I always enjoy seeing the ham shacks of others so I put together this page to show some of my shack photos. Generally, my shack photos are not very impressive since I take a rather minimalist approach to my hamming. My station seems to shrink rather then grow over the years. Also, since I seldom buy new equipment I tend to move my old stuff around a lot to make it feel new. By "minimalist" I mean setting up only what I really need, not "minimally operating". In fact, I'm probably on the air more then most hams, both contesting and "rag chewing".
Below is the latest view of my shack. As you can see it is pretty simple. My main rig is a Yaesu FT-897D with my SW-40+ 40m QRP rig getting almost as much use. The Acer notebook computer is connected to the Yaesu and I log with N3FJP's AC Log and his various contests logs. I also have a straight key (usually my J-38 or Soviet TKF Key) and my Bencher paddles connected at all times. Most of my operation is on CW but occasionally the microphone is used on the VHF/UHF bands.
My shack, January 30, 2017.
My shack, January 6, 2010.
In February of 2008 I purchased a new Yaesu FT-897D. This rig covers 160m through 70cm and I've been using the heck out of it. I opted for the FP-30B Internal A/C Power Supply and a W4RT 300Hz Collins Mechanical Filter to go with it. I usually operate this rig at QRP power levels but it is capable of 100W if necessary. When using it portable I use an external battery that I already had so with the internal power supply it is a very versatile little rig.
I'm not going to give a full review here but I'll just say that I've used my FT-897D in just about major contest since I purchased it with no problems. It is a very good CW rig and I just don't have any complaints. I will say that to get full use out if you really need to know what you are doing. Because it is extensively menu driven I would not consider it a beginner's rig.
I still use my assortment of dedicated QRP gear too. The QRP rig that I use the most is my SW-40+ . This is a great little rig that I use in the shack and in the field. I have a battery that is charged with a small solar panel on my roof so whenever I use this rig I'm operating with solar power. Over the 2009 Thanksgiving Holiday I built and installed a digital dial for it.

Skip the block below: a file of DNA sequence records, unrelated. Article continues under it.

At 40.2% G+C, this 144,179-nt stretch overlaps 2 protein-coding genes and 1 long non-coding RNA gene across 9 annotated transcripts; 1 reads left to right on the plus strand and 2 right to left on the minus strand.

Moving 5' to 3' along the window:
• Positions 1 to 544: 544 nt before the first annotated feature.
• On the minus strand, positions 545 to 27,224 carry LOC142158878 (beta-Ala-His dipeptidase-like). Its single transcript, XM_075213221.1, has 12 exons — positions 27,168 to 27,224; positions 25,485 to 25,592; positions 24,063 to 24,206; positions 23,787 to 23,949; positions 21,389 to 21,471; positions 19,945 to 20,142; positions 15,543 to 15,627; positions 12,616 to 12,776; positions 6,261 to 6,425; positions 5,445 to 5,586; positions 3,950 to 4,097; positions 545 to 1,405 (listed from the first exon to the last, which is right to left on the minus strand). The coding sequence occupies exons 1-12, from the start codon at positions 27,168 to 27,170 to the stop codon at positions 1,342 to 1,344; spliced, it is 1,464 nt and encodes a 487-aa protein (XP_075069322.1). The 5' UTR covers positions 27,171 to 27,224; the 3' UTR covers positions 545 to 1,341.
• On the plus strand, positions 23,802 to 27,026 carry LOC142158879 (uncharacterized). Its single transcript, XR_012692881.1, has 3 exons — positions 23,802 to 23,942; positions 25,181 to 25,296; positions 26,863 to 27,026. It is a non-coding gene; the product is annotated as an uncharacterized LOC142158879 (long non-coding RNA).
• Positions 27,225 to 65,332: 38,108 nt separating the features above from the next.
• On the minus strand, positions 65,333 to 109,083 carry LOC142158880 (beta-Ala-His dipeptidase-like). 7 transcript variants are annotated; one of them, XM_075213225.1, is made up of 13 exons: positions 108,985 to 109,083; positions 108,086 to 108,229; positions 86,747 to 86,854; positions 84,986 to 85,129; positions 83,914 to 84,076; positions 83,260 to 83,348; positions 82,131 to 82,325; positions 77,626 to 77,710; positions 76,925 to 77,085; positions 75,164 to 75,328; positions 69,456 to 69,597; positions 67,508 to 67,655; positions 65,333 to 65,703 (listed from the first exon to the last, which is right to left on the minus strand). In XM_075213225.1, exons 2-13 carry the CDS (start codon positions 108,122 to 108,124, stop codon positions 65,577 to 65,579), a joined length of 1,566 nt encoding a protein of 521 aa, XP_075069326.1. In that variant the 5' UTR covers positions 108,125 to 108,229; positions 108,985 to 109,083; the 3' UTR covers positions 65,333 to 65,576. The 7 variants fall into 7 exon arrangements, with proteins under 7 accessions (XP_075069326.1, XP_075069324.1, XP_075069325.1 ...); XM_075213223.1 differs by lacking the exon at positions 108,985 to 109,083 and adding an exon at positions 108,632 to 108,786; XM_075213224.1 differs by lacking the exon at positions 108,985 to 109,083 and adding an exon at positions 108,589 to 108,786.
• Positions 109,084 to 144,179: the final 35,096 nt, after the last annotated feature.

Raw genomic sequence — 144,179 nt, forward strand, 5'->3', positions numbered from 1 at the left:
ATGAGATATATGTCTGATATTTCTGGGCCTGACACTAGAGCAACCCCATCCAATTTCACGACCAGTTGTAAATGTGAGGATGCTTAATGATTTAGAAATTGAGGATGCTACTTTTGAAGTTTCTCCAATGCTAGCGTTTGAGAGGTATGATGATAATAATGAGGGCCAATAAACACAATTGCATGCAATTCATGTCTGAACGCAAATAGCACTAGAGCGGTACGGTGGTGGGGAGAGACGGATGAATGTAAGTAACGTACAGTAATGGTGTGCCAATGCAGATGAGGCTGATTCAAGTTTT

Below is a cabinet that I house my telegraph key collection, QRP rigs, and Accessories in.
The Hallicrafters S-85 below is what I use for general short wave listening (SWL).
My main HF antenna is not much to look at really. It is configured as an Inverted-L with the vertical section about 6 meters long and a horizontal section about 14 meters long. It is supported at the apex by an eye hook on my chimney and on the other end by a rope, pulley, and bird feeder system tied to a tree. I am feeding it against an 8 foot ground rod with no radials. I am presently feeding it with the coupler shown below for dedicated 40m use. On that band it is an end fed half wave length antenna and the need for radials is minimal. I also get the best performance possible from my HOA infected city lot with this configuration on 40m.
40m EFHW Coupler, January 2, 2010
I usually use the Inverted-L on all bands from 160m through 6m with my SGC SG-237 autotuner installed. A larger number of radials on the ground would certainly improve 160m and 80m performance and on these bands the antenna system it is just a 'leaky resistor'. However, the performance meets my requirements and expectations so that is why it has survived so long. I even have a couple of awards for work on 160m which normally would be unheard of on a city sized lot with QRP power levels. Most of my success with this simple station is due to the use of CW, not necessarily the performance of the antenna. I would still prefer to have many acres for a true antenna farm. However, the lack of a good antenna does not keep from being active on the air and all bands at that!
SGC SG-237 Autotuner
I also have a few VHF/UHF antennas in my attic that I have built and they get me by on the higher bands. I love antennas so at any given time I am usually experimenting with some sort of antenna to keep things interesting.